Greg Freiherr, Industry Consultant
Greg Freiherr, Industry Consultant

Greg Freiherr has reported on developments in radiology since 1983. He runs the consulting service, The Freiherr Group.

Blog | Greg Freiherr, Industry Consultant | August 29, 2012

When PET Fails

We want absolutes; things we can depend on; certainties in an unfortunately uncertain world. It’s the kind of faith we put into positron emission tomography/computed tomography (PET/CT), even when it’s not warranted.

More than a year ago, the German Institute for Quality and Efficiency in Health Care released a study concluding that there was a dearth of support for the use of PET/CT as a reliable aid in diagnosing or monitoring for the return of melanoma. A systematic search found no published studies to indicate the relevance of PET or PET/CT in either primary staging or in the detection of recurrences of malignant melanoma. Nor was any research uncovered indicating the prognostic accuracy of this technique.

In the absence of documented failures or successes, PET/CT continues to be used by some physicians to stage melanoma or monitor patients for its recurrence. Its results are used, consequently, to ease patient worries, sometimes incorrectly.

So it was that a long-time friend of mine, who had been battling melanoma for the past six years, received a PET/CT, embraced its negative findings, then weeks later encountered symptoms that led him to undergo a brain CT, which revealed a large tumor in his parietal and temporal lobes.

In mainstream medical practice, FDG-PET is considered essential for staging and monitoring patients battling cancers such as lymphoma and that of the lung, according to Michael Vannier, M.D., professor of radiology at the University of Chicago. But PET has specific and significant limitations. These are often related to the type of disease, the isotopic agent and the size of the lesion, Vannier explained.

“We sometimes find that PET has been used inappropriately for certain tumor types. Renal cell cancer and prostate cancer are notoriously difficult to image with FDG-PET,” he told me.

Add melanoma to that list.

When PET/CT is used to do what it cannot do effectively, it may be an expression of an old maxim –  that when all you have is a hammer, everything looks like a nail.

In this age of dwindling resources, we need to be a little pickier about what we hammer. The financial costs of doing so indiscriminately are high. Yet they pale when compared to the emotional price paid by patients whose belief in a bright future is unwarranted.

Related Content

SimonMed Deploys ClearRead CT Enterprise Wide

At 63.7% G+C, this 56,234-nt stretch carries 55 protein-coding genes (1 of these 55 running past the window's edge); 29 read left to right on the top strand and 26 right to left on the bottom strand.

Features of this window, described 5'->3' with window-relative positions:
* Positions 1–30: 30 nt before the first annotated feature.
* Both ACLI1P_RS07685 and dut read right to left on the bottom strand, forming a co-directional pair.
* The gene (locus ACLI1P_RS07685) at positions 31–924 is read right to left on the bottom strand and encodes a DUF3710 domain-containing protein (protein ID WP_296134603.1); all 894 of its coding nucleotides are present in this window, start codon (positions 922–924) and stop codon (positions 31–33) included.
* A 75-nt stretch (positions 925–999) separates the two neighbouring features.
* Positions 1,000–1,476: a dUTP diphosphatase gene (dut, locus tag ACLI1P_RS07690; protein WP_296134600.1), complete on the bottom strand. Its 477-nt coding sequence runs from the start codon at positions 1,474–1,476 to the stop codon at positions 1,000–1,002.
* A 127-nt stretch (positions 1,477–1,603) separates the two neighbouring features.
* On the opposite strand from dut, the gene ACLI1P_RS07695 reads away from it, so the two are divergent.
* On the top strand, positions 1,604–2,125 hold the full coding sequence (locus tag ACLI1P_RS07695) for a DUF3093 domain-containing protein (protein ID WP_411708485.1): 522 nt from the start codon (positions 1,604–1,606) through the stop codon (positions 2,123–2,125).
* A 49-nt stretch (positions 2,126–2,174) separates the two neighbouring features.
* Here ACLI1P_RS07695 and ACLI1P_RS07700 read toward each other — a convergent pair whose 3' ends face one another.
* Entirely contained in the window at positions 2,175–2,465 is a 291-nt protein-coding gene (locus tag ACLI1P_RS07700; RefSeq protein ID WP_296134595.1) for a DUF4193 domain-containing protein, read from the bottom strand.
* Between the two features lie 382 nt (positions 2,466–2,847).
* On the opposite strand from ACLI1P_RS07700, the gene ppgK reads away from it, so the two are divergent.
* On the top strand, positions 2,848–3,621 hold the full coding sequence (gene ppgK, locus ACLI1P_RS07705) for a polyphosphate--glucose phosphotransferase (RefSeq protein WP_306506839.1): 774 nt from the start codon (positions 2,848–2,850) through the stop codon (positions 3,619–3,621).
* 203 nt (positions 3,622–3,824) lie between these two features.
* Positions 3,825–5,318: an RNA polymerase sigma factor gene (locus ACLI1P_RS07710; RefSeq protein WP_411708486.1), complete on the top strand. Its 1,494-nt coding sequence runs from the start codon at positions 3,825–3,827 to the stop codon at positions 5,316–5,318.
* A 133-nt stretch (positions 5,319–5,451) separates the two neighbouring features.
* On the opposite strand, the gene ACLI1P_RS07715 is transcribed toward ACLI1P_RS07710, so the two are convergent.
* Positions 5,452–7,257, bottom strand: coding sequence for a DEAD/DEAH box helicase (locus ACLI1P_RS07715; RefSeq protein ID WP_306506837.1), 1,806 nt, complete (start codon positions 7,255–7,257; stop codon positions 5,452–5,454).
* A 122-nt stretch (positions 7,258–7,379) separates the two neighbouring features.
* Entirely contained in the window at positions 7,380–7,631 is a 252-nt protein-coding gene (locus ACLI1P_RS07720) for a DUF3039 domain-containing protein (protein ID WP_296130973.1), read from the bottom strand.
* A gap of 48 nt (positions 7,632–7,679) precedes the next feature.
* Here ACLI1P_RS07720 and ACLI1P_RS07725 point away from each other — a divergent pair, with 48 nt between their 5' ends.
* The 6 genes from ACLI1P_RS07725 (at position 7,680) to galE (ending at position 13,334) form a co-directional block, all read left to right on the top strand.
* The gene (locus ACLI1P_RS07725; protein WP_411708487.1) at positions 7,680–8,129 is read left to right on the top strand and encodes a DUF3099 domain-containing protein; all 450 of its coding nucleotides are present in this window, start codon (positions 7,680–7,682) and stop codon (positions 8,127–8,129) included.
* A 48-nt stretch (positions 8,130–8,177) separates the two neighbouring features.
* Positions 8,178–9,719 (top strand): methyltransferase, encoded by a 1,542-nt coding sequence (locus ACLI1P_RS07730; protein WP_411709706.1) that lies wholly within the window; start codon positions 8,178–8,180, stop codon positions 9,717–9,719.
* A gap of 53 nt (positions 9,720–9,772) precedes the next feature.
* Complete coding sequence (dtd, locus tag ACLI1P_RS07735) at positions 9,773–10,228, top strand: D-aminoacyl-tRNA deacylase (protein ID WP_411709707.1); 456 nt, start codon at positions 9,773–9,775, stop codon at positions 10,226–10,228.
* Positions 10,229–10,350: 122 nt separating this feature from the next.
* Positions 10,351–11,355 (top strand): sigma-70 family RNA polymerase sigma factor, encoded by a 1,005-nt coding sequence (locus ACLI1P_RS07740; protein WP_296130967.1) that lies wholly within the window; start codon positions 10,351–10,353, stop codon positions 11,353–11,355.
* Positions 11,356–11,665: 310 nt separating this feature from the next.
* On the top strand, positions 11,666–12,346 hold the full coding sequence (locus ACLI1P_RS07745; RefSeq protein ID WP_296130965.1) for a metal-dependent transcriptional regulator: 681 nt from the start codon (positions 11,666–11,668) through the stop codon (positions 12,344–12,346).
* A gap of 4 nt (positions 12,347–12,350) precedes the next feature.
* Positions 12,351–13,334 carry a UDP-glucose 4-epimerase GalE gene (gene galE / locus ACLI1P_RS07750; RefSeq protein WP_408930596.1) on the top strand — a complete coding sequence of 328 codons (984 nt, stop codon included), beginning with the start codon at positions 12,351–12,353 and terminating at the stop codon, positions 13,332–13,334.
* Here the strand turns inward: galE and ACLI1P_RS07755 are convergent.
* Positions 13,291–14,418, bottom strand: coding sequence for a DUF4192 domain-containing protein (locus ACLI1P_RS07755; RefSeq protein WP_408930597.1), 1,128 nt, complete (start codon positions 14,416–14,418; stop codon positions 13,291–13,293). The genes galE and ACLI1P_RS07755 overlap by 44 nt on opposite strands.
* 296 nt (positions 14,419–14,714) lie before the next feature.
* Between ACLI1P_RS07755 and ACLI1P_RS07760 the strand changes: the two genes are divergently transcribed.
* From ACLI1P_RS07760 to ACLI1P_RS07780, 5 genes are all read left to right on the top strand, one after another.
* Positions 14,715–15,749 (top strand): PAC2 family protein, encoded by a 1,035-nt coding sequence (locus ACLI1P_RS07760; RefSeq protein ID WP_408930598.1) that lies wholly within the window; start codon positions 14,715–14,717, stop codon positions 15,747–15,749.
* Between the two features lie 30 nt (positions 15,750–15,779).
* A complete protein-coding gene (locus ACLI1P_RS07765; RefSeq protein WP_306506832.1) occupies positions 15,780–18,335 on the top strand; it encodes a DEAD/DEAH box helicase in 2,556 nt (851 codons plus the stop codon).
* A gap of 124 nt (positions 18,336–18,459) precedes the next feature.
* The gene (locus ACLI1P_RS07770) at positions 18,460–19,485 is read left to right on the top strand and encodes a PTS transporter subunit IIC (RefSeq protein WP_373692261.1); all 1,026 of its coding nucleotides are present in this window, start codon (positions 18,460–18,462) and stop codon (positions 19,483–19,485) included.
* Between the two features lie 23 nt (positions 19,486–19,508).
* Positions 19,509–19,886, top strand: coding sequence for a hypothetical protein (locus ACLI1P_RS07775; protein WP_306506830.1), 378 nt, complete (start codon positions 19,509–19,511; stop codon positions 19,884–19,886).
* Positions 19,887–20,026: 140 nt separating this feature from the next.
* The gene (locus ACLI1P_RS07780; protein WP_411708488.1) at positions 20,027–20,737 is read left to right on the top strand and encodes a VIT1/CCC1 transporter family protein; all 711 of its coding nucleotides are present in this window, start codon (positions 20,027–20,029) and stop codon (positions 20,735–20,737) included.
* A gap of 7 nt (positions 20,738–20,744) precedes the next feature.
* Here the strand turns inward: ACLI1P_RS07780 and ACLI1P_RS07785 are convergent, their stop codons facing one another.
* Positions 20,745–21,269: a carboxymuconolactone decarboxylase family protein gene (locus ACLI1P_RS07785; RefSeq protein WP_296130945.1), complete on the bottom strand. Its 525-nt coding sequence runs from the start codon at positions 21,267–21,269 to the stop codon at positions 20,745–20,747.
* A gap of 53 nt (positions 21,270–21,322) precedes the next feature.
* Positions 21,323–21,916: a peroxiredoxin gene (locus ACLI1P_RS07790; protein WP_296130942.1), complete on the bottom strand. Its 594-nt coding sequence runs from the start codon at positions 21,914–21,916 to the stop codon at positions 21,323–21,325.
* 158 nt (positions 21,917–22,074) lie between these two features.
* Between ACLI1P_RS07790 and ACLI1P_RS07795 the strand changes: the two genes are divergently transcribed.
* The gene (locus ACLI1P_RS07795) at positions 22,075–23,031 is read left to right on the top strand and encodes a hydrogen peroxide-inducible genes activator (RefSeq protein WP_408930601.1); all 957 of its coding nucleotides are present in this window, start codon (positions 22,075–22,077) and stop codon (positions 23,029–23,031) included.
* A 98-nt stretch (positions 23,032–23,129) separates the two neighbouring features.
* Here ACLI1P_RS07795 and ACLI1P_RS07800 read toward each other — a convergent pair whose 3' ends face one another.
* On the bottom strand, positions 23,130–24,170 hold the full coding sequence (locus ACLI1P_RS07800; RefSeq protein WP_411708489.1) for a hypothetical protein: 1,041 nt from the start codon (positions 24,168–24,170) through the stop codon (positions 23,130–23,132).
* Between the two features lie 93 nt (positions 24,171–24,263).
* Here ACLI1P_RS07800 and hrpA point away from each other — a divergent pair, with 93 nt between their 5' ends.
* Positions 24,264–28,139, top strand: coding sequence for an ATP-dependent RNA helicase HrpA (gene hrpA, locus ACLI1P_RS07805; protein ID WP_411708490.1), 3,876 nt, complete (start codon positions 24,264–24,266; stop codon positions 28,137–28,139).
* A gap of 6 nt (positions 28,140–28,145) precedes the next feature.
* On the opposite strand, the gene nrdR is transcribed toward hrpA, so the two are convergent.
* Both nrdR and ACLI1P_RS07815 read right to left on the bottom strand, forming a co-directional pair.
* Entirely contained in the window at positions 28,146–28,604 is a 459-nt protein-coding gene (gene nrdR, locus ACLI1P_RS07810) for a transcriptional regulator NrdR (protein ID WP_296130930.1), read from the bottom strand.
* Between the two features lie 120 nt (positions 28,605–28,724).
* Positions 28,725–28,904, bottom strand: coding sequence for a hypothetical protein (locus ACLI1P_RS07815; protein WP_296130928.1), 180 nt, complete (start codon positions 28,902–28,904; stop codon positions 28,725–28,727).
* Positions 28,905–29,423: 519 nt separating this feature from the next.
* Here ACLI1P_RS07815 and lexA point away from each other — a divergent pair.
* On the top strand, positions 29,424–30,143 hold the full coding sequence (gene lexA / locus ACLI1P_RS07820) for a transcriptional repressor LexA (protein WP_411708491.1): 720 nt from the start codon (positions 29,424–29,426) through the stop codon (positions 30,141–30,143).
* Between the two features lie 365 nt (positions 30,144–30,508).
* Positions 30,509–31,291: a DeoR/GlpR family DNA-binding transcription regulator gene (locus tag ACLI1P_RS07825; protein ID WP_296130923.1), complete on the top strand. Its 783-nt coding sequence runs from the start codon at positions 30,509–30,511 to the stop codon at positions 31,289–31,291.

News | Computer-Aided Detection Software | September 17, 2018
September 17, 2018 — National outpatient physician radiology group SimonMed Imaging has selected Riverain Technologie
Siemens Healthineers Announces First U.S. Install of Somatom go.Top CT
News | Computed Tomography (CT) | September 17, 2018
September 17, 2018 — The Ohio State University Wexner Medical Center in Columbus recently became the first healthcare
Ingenia Ambition X 1.5T MR. This innovation is the latest advance in the Ingenia MRI portfolio, which comprises fully-digital MRI systems, healthcare informatics and a range of maintenance and life cycle services for integrated solutions that empower a faster, smarter, and simpler path to enabling a confident diagnosis
News | Magnetic Resonance Imaging (MRI) | September 14, 2018
Philips, a global leader in health technology, launched the Ingenia Ambition X 1.5T MR.
Amar Kishan, M.D.

Amar Kishan, M.D.

News | Prostate Cancer | September 11, 2018
UCLA researchers have discovered that a combination of high doses of...
Lightvision near-infrared fluorescence imaging system
News | Women's Health | September 11, 2018
Shimadzu Corp.
Videos | Radiation Therapy | September 07, 2018
A discussion with Ehsan Samei, Ph.D., DABR, FAAPM, FSPIE, director of the Duke University Clinical Imaging Physics Gr

Image courtesy of IBA

Feature | Radiation Oncology | September 07, 2018 | By Jeff Zagoudis
According to the latest statistics from the American Cancer Society (ACS), almost 165,000 new cases of prostate cancer...
The Siemens Biograph Vision PET-CT system was released in mid-2018.

The Siemens Biograph Vision PET-CT system was released in mid-2018.

Feature | Nuclear Imaging | September 07, 2018 | By Dave Fornell
Nuclear imaging technology for both single photon emission computed tomography (SPECT) and positron emission tomography...
The CT scanner might not come with protocols that are adequate for each hospital situation, so at Phoenix Children’s Hospital they designed their own protocols, said Dianna Bardo, M.D., director of body MR and co-director of the 3D Innovation Lab at Phoenix Children’s.

The CT scanner might not come with protocols that are adequate for each hospital situation, so at Phoenix Children’s Hospital they designed their own protocols, said Dianna Bardo, M.D., director of body MR and co-director of the 3D Innovation Lab at Phoenix Children’s.

Sponsored Content | Case Study | Radiation Dose Management | September 07, 2018
Radiation dose management is central to child patient safety. Medical imaging plays an increasing role in the accurate...
Carestream Releases Second-Generation Metal Artifact Reduction Software for OnSight 3D Extremity System
Technology | Computed Tomography (CT) | September 06, 2018
Carestream Health has started shipping a new software version for its Carestream OnSight 3D Extremity System that...
Overlay Init